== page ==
The Legal and Scientific Challenge of Black Box Expertise

Searston, R.A., and J. Chin, 'The Legal and Scientific Challenge of Black Box Expertise,' University of Queensland Law Journal (Forthcoming)

Sydney Law School Research Paper No. #19/39

34 Pages Posted: 28 Jun 2019

Date Written: June 28, 2019

Abstract

Legal commentators widely agree that forensic examiners should articulate the reasons for their opinions. However, findings from cognitive science strongly suggest that people have little insight into the information they rely on to make decisions. And as individuals gain expertise, they rely more on cognitive shortcuts that are not directly accessible through introspection. That is to say, the expert’s mind is a black box – both to the expert and to the trier of fact. This article focuses on black box expertise in the context of forensic examiners who interpret visual pattern evidence (e.g., fingerprints). The authors review black box expertise through the lens of cognitive scientific research. They then suggest the black box nature of this expertise strains common law admissibility rules and trial safeguards.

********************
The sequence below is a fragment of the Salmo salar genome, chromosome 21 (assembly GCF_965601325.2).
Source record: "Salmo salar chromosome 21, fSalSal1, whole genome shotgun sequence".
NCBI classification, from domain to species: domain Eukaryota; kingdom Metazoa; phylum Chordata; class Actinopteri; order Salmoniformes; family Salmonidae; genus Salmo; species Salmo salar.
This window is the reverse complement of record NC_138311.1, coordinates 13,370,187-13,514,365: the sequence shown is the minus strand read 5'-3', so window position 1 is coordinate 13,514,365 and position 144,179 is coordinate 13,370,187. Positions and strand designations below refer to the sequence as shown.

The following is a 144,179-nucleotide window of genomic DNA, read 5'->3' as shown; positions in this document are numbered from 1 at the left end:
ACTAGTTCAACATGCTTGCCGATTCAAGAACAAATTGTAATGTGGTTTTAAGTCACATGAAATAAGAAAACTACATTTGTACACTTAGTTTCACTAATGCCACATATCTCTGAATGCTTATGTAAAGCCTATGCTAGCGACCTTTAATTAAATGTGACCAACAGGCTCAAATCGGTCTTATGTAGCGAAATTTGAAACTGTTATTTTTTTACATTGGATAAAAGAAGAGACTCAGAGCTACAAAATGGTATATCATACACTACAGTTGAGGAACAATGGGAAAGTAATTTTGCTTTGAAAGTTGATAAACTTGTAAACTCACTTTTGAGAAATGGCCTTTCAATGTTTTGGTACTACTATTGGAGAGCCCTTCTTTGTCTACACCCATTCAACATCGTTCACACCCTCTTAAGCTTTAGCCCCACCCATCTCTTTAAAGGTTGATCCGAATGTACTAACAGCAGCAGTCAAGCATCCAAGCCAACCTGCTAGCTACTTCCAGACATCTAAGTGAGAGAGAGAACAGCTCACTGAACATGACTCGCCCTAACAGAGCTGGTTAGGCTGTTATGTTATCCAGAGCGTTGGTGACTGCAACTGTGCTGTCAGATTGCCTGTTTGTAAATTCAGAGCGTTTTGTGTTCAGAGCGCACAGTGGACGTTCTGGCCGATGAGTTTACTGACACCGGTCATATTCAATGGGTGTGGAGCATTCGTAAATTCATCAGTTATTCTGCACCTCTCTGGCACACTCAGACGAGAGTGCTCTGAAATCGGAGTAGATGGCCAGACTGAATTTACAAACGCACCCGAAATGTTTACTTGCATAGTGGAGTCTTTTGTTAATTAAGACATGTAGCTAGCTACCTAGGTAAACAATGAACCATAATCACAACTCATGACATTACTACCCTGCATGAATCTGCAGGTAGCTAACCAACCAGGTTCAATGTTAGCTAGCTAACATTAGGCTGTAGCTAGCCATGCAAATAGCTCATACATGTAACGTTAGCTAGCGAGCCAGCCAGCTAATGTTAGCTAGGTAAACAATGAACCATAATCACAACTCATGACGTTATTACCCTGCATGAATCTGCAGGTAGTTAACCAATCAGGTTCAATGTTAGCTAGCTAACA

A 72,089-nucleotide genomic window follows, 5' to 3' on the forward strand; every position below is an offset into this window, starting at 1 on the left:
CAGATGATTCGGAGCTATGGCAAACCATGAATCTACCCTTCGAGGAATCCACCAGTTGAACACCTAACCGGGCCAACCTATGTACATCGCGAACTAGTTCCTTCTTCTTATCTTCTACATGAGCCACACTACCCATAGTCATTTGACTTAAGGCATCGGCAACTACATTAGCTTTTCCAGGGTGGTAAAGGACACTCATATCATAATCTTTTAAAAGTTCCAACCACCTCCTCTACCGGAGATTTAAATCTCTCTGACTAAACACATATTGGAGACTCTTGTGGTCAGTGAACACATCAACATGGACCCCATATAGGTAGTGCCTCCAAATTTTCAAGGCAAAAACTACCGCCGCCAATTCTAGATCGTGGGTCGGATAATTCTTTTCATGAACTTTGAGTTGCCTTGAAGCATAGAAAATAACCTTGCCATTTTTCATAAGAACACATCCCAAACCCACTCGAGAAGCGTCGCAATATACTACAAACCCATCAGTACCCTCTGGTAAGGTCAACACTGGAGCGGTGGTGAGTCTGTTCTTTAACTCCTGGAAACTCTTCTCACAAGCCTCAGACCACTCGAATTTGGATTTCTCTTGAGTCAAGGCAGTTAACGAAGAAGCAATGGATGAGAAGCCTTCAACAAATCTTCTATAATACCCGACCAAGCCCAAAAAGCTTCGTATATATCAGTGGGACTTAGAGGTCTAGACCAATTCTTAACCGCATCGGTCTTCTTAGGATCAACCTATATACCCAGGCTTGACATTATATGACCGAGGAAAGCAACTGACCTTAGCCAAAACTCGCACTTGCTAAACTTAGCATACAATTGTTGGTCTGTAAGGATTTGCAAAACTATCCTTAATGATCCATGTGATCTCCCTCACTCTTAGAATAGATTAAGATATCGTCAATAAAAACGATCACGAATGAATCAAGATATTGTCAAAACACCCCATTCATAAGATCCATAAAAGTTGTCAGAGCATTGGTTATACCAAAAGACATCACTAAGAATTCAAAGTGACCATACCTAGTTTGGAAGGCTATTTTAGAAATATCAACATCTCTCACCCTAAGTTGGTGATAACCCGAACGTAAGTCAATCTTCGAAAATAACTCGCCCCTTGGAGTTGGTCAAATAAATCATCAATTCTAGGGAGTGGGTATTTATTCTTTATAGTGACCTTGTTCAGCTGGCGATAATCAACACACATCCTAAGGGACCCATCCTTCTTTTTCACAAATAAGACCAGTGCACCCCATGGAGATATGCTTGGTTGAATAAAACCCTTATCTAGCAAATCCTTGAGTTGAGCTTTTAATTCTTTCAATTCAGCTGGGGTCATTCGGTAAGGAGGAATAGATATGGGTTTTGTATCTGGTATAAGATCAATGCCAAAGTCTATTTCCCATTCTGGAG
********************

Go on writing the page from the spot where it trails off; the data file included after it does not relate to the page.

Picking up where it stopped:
Keywords: evidence law, psychology, cognitive psychology, experts, expert witnesses, expert evidence law, scientific evidence, forensic science, fingerprint analysis

JEL Classification: K10, K14, K30, K42

Suggested Citation

Searston, Rachel and Chin, Jason, The Legal and Scientific Challenge of Black Box Expertise (June 28, 2019). Searston, R.A., and J. Chin, 'The Legal and Scientific Challenge of Black Box Expertise,' University of Queensland Law Journal (Forthcoming); Sydney Law School Research Paper No. #19/39. Available at SSRN: https://ssrn.com/abstract=3411352

Rachel Searston

Independent ( email )

No Address Available

Jason Chin (Contact Author)

Sydney Law School ( email )

New Law Building, F10
The University of Sydney
Sydney, NSW 2006
Australia

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